This week in Mexico, zip lines did not simply attract those looking for an extreme sports experience, but rather those who were forced to travel to safety above roads that had become completely washed out by flooding.
The recent days of rain resulted from two large storms, Ingrid and Manuel, which have combined to cover two-thirds of the country. Together they have caused some of the worst storm damage in Mexico in decades. The death toll as of Sept. 17 was approximately 50, but many more people were missing, and USA Today reported that the number was at approximately 80. There were at least 40,000 visitors who were trapped in Acapulco and many of them were or still are seeking shelter at the airport.
Water that is at least waist high on most people has characterized the landscape this week, causing people to find unusual methods of transportation.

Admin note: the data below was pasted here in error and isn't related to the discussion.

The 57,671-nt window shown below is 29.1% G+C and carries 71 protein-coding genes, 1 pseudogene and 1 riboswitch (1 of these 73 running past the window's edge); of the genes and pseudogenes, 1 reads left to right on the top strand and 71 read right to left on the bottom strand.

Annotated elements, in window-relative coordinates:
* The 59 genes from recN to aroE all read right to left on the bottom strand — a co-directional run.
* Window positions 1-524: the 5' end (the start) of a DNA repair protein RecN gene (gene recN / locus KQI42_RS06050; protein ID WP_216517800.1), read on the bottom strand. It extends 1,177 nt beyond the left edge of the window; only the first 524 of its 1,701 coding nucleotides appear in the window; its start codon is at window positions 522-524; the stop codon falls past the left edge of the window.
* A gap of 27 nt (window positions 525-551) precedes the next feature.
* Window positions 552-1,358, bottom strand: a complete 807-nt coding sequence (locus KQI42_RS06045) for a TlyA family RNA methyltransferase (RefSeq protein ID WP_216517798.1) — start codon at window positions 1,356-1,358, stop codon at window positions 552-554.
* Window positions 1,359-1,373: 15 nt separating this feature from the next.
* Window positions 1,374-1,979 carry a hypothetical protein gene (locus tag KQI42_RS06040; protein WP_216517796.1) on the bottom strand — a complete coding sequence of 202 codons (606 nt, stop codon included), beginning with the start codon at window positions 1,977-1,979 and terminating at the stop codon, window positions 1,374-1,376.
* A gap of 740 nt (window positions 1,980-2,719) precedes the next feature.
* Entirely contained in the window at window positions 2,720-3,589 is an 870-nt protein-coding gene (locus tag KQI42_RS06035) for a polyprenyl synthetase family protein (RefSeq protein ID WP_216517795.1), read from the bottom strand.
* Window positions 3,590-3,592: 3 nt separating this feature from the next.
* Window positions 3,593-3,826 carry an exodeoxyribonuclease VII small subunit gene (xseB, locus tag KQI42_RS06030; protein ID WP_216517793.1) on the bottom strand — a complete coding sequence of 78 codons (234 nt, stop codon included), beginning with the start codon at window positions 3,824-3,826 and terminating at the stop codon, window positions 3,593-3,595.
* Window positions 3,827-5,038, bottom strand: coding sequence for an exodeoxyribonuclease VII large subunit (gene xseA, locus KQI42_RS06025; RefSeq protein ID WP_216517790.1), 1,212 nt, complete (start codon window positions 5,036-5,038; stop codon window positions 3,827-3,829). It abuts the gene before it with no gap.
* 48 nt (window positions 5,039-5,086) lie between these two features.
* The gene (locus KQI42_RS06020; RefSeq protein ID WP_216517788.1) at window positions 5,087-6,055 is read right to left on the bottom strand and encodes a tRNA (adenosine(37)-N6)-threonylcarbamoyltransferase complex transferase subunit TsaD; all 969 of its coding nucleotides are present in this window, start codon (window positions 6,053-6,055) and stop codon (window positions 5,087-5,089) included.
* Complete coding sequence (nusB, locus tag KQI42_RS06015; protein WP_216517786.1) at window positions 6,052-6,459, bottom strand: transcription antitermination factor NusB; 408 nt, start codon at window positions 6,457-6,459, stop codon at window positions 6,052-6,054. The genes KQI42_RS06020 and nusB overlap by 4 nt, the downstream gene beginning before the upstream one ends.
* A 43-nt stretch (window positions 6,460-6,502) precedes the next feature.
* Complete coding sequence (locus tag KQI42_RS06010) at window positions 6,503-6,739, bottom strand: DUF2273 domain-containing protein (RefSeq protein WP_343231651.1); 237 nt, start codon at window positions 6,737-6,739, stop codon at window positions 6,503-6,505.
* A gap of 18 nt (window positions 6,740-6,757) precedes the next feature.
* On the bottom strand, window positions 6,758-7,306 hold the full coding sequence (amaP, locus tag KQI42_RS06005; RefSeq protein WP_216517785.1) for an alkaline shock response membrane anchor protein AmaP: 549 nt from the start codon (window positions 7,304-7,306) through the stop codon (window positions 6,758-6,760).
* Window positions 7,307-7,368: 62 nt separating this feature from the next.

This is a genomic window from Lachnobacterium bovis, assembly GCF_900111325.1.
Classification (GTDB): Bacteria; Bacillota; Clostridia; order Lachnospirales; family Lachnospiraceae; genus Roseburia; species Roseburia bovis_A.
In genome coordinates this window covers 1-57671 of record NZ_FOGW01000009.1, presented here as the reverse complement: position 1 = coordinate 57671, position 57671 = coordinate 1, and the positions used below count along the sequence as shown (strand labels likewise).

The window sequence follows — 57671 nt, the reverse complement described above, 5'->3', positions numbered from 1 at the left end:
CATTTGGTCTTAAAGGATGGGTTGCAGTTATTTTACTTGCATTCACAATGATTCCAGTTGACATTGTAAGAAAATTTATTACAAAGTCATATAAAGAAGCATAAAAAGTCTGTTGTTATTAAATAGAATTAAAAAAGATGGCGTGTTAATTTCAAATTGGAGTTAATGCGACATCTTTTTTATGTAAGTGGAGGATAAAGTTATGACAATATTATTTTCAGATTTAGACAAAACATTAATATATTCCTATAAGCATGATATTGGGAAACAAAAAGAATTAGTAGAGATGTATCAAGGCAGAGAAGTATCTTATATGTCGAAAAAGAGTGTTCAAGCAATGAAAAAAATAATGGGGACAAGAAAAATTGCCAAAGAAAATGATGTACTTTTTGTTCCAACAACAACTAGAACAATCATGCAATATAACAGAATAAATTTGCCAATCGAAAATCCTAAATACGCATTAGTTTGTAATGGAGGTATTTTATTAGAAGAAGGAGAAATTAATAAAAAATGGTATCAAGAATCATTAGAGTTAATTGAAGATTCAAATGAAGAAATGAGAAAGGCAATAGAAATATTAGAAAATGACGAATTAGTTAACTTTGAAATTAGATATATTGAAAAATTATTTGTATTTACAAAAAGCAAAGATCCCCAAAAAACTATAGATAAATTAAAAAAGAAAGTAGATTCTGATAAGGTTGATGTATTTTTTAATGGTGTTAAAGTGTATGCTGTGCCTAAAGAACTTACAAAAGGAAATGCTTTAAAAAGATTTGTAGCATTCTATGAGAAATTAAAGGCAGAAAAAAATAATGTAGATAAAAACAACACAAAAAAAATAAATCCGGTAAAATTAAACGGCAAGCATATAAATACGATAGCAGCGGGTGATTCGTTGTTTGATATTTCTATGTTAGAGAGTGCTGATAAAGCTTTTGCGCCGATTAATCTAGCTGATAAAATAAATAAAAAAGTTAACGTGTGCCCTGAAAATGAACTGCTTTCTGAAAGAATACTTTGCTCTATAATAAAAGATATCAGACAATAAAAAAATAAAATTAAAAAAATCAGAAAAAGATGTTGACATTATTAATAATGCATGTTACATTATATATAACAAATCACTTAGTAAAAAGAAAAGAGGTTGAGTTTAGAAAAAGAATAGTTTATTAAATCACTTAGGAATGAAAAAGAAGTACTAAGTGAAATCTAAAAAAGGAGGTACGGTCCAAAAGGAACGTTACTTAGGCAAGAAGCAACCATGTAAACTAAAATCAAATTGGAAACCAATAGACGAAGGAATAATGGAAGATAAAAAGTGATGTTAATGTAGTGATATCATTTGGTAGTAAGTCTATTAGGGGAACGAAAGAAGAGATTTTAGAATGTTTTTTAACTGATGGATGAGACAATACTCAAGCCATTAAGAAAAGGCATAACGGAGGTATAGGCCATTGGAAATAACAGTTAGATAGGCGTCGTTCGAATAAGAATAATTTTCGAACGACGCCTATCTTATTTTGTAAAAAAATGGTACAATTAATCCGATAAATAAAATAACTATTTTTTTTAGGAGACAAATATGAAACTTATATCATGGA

“In Mexico, the roads have turned into rivers and locals are acting accordingly—using jet skis in the resort town of Acapulco and swimming to freedom in Chilpancingo,” a reporter stated in a video posted by Reuters.
In the state of Guerrero, many locals used a zip line for the first time in their lives, which was implemented to get people from one side of the road to the other by police officers who were assisting in rescues. These people are some of the lucky ones.
“Digging out in Veracruz state after a landslide buried two homes and a bus, rescue workers inspected the soil searching for bodies of the 12 people killed here,” the Reuters reporter said.
Officials from Mexico said because of these storms, they are left having to deal with the worst natural disaster in the history of the country.
According to a USA Today article that was posted Thursday, the evacuation process for the tourists stuck at the airport has begun.
“Now upgraded to a hurricane, Manuel, which hit Acapulco as a tropical storm, is on a path toward Mexico’s west coast,” the article stated. “The U.S. National Hurricane Center has issued a hurricane warning for La Cruz to Topolobampo, and a watch for Cabo San Lucas to San Evaristo.”